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1.3.6 Paediatric Medical Assessments 

RELATED CHAPTER

Section 47 Enquiries Procedure

Conducting a Section 47 Investigation: Use of the Community Paediatric Service and Strategy Discussions Procedure

See also Body Maps

AMENDMENT

This chapter was amended in October 2013 to include links to body map diagrams.


Contents

  1. When a Paediatric Assessment is necessary
  2. Purpose of Paediatric Assessment
  3. Consent for Paediatric Assessment/Medical Treatment 
  4. Arranging the Paediatric Assessment 
  5. Recording of Paediatric Assessment


1. When a Paediatric Assessment is necessary

Strategy Discussions must consider, in consultation with the paediatrician (if not part of the discussion or meeting), the need for and timing of a paediatric assessment. Consideration must also be given as to whether there are any other children in the household who may also require a paediatric assessment.

Paediatric assessments should always be considered necessary where there has been a disclosure or there is a suspicion of any form of abuse to a child.

Additional considerations are the need to:

  • Secure forensic evidence;
  • Obtain medical documentation.

In cases of severe neglect, physical injury or acute (recent) penetrative sexual abuse, the assessment will normally be carried out on the day of the referral, or as soon as practicably possible and agreed by Children's Social Care, Police, and the Medical assessor.

Only suitably qualified health specialists may physically examine the child for the purposes of a paediatric assessment. Other staff should note any visible marks or injuries on a Body Map and document details in their recording. If a child has an acute injury, appropriate medical treatment should be sought. A child should not be presented to the hospital unless there is an urgent medical need.


2. Purpose of Paediatric Assessment

The purpose of a paediatric assessment is:

  • To diagnose any injury or harm to the child and to initiate treatment as required;
  • To document the findings;
  • To provide a medical report on the findings, including an opinion as to the probable cause of any injury or other harm reported;
  • To assess the overall health and development of the child;
  • To provide reassurance for the child and parent;
  • To arrange for follow up and review of the child as required, noting new symptoms including psychological effects.


3. Consent for Paediatric Assessment/Medical Treatment 

The following may give consent to a paediatric assessment:

  • Young people over the age of 14 years who are deemed to be Fraser Competent;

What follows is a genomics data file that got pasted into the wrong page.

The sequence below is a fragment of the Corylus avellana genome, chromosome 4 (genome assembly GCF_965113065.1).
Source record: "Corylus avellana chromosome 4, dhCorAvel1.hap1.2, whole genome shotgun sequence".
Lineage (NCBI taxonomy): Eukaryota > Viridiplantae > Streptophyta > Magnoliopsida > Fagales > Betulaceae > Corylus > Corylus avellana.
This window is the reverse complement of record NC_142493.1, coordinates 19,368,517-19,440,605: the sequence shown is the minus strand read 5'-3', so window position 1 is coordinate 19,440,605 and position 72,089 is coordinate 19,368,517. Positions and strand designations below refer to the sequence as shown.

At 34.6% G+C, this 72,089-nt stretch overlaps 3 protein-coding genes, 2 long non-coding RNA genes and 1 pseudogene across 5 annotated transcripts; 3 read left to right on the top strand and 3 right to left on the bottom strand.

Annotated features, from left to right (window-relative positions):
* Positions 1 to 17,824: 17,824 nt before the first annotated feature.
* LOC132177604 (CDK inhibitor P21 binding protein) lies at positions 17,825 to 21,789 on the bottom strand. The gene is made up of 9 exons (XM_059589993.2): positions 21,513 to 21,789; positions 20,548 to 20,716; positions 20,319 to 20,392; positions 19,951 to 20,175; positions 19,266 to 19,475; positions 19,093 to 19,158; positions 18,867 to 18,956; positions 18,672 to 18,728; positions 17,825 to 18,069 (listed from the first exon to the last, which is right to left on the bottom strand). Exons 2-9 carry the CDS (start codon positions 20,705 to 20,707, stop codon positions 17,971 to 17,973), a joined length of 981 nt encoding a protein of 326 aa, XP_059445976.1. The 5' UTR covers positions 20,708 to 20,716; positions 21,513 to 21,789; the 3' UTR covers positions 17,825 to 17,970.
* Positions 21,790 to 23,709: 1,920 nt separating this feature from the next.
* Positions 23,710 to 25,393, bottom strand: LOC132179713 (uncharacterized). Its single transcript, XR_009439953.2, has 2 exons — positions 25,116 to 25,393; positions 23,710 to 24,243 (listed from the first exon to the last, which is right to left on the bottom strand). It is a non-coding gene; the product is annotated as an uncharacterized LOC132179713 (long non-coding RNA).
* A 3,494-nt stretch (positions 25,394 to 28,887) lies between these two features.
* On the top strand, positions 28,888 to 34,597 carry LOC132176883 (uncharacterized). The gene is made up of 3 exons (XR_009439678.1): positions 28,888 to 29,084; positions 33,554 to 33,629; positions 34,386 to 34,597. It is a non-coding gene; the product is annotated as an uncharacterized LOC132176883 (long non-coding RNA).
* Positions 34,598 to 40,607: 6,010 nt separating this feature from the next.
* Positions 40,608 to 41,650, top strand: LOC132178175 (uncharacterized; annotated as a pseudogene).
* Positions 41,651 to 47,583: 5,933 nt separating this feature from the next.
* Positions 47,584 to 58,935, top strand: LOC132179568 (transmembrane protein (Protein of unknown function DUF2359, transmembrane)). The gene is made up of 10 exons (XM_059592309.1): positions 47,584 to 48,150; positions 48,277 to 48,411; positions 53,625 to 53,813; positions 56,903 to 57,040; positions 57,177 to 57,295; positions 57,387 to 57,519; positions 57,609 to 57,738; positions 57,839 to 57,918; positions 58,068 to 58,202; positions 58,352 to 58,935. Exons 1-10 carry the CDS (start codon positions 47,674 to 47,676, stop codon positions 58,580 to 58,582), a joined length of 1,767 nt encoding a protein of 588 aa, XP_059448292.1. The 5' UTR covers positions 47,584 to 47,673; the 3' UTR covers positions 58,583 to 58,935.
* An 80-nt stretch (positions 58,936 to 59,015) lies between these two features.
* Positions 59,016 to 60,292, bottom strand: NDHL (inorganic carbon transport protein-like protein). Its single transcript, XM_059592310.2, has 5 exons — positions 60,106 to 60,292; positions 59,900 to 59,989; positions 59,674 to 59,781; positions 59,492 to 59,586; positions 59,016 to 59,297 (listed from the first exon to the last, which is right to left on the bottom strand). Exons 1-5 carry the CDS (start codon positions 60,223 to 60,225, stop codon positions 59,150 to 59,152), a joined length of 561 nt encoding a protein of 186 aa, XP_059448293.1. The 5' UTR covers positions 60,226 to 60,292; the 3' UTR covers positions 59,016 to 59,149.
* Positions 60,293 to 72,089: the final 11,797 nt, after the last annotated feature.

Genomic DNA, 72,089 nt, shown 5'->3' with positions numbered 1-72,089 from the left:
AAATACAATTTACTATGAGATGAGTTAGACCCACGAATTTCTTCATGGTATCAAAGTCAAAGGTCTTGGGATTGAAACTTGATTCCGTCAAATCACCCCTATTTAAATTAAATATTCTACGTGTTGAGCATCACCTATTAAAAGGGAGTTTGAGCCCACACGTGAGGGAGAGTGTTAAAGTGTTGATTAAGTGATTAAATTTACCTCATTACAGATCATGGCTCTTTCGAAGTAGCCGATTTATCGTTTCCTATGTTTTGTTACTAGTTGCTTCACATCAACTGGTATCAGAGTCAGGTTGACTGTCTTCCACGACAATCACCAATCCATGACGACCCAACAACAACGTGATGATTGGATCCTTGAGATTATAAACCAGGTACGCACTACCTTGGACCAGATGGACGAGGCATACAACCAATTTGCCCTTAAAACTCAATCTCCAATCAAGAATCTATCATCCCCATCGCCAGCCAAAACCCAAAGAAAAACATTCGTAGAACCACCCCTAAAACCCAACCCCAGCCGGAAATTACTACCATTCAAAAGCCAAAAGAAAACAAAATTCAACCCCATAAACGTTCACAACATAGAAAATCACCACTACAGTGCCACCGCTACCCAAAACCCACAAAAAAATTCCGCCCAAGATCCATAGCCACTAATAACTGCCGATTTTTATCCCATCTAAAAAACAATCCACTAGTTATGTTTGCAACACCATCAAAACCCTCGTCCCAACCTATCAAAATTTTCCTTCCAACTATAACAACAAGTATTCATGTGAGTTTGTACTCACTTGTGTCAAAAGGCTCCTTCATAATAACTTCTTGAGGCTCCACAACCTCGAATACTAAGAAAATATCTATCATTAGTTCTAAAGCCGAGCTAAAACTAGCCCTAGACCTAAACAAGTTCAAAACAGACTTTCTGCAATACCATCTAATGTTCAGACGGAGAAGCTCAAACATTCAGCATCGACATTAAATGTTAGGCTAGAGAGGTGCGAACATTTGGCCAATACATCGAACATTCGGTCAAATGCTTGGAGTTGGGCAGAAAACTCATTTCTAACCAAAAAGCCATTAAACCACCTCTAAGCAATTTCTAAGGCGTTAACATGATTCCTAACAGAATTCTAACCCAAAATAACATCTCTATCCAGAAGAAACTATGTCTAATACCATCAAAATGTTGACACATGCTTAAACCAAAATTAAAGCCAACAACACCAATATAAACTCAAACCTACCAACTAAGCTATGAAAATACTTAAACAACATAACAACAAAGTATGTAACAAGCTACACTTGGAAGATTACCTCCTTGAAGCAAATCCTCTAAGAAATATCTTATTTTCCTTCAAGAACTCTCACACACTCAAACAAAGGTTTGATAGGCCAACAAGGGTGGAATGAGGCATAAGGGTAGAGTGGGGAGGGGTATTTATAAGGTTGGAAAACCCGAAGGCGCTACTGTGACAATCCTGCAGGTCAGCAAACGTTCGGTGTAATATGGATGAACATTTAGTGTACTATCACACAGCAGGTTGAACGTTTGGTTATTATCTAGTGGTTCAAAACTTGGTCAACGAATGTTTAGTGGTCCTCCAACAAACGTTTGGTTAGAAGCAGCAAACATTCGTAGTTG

• A child of under 16 where a doctor considers he or she is of sufficient age and understanding to give informed consent and is "Fraser Competent";
  • Any person with Parental Responsibility;
  • The local authority when the child is the subject of a Care Order (although the parent/carer should be informed);
  • The local authority when the child is Accommodated and the parent/carers have abandoned the child or are physically or mentally unable to give such authority;
  • The High Court when the child is a Ward of Court;
  • A Court as part of a direction attached to an Emergency Protection Order, an Interim Care Order or a Child Assessment Order.

Where the child is the subject of ongoing Court proceedings, legal advice should be obtained about obtaining the Court's permission to the paediatric assessment.

It is generally good practice to seek wherever possible the permission of a parent for children under 16 prior to any paediatric assessment and/or other medical treatment even if the child is judged to be of sufficient understanding to give consent in their own right. If this is not considered possible or appropriate, then the reasons should be clearly recorded.

When a child is Looked After and a parent/carer has given general consent authorising medical treatment for the child, legal advice must be taken about whether this provides consent for a paediatric assessment for child protection purposes (the parent/carer still has full parental responsibility for the child). Where the local authority shares Parental Responsibility for the child, the local authority must also consent to the paediatric assessment.

A child who is of sufficient understanding may refuse some or all of the paediatric assessment, although refusal can potentially be overridden by a court.

In emergency situations where the child needs urgent medical treatment and there is insufficient time to obtain parental consent:

  • The medical practitioner may decide to proceed without consent; and/or
  • The medical practitioner may regard the child to be of an age and level of understanding to give her/his own consent and be Fraser Competent.